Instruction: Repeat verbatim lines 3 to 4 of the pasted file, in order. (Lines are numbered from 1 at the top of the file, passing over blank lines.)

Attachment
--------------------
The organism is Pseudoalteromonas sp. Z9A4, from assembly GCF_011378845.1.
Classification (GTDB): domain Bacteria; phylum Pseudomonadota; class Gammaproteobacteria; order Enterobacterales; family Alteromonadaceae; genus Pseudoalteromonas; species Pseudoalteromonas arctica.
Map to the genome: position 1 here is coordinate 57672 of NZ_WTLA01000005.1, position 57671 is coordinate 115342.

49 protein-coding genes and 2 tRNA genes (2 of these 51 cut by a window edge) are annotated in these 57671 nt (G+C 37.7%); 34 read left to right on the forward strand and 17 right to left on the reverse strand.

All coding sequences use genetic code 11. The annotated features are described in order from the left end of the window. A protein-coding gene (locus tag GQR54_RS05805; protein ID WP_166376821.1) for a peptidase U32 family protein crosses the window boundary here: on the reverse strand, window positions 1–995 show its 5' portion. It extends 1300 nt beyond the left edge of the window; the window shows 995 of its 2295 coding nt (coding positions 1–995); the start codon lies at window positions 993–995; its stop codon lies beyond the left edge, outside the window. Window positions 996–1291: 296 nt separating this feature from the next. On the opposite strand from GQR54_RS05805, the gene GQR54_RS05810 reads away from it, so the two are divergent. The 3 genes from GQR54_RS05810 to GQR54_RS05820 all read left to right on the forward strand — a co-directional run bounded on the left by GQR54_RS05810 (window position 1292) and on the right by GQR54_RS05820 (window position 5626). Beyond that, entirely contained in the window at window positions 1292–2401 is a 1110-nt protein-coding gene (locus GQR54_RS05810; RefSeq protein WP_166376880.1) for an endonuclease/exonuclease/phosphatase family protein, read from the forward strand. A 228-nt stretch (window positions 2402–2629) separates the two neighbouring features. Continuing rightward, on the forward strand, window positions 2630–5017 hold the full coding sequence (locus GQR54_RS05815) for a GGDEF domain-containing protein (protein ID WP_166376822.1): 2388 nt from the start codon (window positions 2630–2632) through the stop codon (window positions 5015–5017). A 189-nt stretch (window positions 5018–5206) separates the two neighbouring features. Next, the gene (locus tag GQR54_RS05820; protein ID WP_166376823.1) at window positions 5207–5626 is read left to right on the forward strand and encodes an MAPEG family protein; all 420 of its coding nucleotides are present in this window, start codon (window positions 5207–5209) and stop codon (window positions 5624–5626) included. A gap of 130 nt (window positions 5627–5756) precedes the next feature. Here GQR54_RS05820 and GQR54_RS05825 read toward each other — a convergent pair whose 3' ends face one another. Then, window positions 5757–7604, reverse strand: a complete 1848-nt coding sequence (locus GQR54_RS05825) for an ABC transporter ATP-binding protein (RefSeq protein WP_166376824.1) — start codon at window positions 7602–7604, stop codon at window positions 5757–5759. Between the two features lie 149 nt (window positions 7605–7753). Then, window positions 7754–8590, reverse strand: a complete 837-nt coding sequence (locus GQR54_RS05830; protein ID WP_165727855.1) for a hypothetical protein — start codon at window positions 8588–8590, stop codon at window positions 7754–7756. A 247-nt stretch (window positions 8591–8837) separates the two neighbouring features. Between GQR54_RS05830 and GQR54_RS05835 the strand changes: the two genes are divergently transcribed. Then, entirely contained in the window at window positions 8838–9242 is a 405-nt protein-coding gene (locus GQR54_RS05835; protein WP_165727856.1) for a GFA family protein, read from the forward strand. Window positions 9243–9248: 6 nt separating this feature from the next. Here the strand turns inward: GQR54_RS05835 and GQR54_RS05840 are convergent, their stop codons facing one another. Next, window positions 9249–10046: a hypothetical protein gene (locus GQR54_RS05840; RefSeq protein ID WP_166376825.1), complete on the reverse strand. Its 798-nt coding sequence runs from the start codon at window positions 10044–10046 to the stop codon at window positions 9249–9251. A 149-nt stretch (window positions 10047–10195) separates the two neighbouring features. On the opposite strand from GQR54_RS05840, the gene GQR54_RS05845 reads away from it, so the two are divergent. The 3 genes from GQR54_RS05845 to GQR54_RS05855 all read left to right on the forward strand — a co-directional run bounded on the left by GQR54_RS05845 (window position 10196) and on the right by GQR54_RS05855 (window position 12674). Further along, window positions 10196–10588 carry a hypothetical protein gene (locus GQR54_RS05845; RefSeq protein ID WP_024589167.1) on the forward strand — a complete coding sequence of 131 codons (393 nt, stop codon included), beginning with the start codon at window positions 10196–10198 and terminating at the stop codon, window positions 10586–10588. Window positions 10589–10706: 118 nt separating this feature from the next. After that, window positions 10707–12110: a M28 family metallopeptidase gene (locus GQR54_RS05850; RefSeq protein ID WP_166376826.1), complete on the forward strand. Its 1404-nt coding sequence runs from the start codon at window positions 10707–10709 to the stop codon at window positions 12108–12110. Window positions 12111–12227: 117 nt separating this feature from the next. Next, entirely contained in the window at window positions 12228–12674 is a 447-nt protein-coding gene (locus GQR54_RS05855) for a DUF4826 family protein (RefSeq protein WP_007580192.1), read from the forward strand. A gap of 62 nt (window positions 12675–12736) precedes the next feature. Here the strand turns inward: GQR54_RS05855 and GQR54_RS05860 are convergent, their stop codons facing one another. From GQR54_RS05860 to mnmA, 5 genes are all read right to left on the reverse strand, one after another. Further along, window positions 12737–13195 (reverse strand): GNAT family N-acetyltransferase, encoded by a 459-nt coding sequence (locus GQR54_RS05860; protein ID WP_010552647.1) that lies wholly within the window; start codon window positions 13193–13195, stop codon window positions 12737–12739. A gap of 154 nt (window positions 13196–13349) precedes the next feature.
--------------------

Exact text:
Map to the genome: position 1 here is coordinate 57672 of NZ_WTLA01000005.1, position 57671 is coordinate 115342.

49 protein-coding genes and 2 tRNA genes (2 of these 51 cut by a window edge) are annotated in these 57671 nt (G+C 37.7%); 34 read left to right on the forward strand and 17 right to left on the reverse strand.